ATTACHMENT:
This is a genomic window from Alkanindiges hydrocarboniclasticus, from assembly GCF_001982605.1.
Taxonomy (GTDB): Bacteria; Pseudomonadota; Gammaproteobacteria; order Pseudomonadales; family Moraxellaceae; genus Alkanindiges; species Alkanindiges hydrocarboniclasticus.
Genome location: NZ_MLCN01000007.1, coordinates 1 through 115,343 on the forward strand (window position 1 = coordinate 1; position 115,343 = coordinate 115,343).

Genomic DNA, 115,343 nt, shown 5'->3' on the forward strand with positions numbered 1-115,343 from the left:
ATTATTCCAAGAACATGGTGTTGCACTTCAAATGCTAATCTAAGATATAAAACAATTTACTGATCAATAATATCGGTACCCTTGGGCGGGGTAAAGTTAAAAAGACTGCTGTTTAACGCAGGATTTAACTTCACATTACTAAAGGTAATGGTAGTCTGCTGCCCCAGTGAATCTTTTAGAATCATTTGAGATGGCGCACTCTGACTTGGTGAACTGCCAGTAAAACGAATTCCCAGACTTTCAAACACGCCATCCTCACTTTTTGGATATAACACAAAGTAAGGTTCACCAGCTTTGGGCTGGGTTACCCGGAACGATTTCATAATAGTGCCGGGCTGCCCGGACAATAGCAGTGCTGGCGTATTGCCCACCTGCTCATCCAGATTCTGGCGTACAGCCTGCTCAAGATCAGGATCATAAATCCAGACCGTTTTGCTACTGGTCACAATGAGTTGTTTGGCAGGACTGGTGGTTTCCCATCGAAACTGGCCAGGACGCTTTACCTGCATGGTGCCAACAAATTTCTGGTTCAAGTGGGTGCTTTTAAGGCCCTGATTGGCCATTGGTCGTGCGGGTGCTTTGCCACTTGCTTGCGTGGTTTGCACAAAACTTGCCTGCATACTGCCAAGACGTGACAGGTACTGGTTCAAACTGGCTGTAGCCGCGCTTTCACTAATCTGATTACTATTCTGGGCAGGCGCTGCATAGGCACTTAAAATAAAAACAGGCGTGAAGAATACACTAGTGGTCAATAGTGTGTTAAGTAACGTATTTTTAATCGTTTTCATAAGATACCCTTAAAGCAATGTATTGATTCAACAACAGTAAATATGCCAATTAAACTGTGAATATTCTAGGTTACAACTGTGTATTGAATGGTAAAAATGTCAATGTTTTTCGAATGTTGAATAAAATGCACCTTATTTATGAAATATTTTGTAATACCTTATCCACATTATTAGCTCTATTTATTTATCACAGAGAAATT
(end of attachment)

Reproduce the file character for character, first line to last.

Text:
This is a genomic window from Alkanindiges hydrocarboniclasticus, from assembly GCF_001982605.1.
Taxonomy (GTDB): Bacteria; Pseudomonadota; Gammaproteobacteria; order Pseudomonadales; family Moraxellaceae; genus Alkanindiges; species Alkanindiges hydrocarboniclasticus.
Genome location: NZ_MLCN01000007.1, coordinates 1 through 115,343 on the forward strand (window position 1 = coordinate 1; position 115,343 = coordinate 115,343).

Genomic DNA, 115,343 nt, shown 5'->3' on the forward strand with positions numbered 1-115,343 from the left:
ATTATTCCAAGAACATGGTGTTGCACTTCAAATGCTAATCTAAGATATAAAACAATTTACTGATCAATAATATCGGTACCCTTGGGCGGGGTAAAGTTAAAAAGACTGCTGTTTAACGCAGGATTTAACTTCACATTACTAAAGGTAATGGTAGTCTGCTGCCCCAGTGAATCTTTTAGAATCATTTGAGATGGCGCACTCTGACTTGGTGAACTGCCAGTAAAACGAATTCCCAGACTTTCAAACACGCCATCCTCACTTTTTGGATATAACACAAAGTAAGGTTCACCAGCTTTGGGCTGGGTTACCCGGAACGATTTCATAATAGTGCCGGGCTGCCCGGACAATAGCAGTGCTGGCGTATTGCCCACCTGCTCATCCAGATTCTGGCGTACAGCCTGCTCAAGATCAGGATCATAAATCCAGACCGTTTTGCTACTGGTCACAATGAGTTGTTTGGCAGGACTGGTGGTTTCCCATCGAAACTGGCCAGGACGCTTTACCTGCATGGTGCCAACAAATTTCTGGTTCAAGTGGGTGCTTTTAAGGCCCTGATTGGCCATTGGTCGTGCGGGTGCTTTGCCACTTGCTTGCGTGGTTTGCACAAAACTTGCCTGCATACTGCCAAGACGTGACAGGTACTGGTTCAAACTGGCTGTAGCCGCGCTTTCACTAATCTGATTACTATTCTGGGCAGGCGCTGCATAGGCACTTAAAATAAAAACAGGCGTGAAGAATACACTAGTGGTCAATAGTGTGTTAAGTAACGTATTTTTAATCGTTTTCATAAGATACCCTTAAAGCAATGTATTGATTCAACAACAGTAAATATGCCAATTAAACTGTGAATATTCTAGGTTACAACTGTGTATTGAATGGTAAAAATGTCAATGTTTTTCGAATGTTGAATAAAATGCACCTTATTTATGAAATATTTTGTAATACCTTATCCACATTATTAGCTCTATTTATTTATCACAGAGAAATT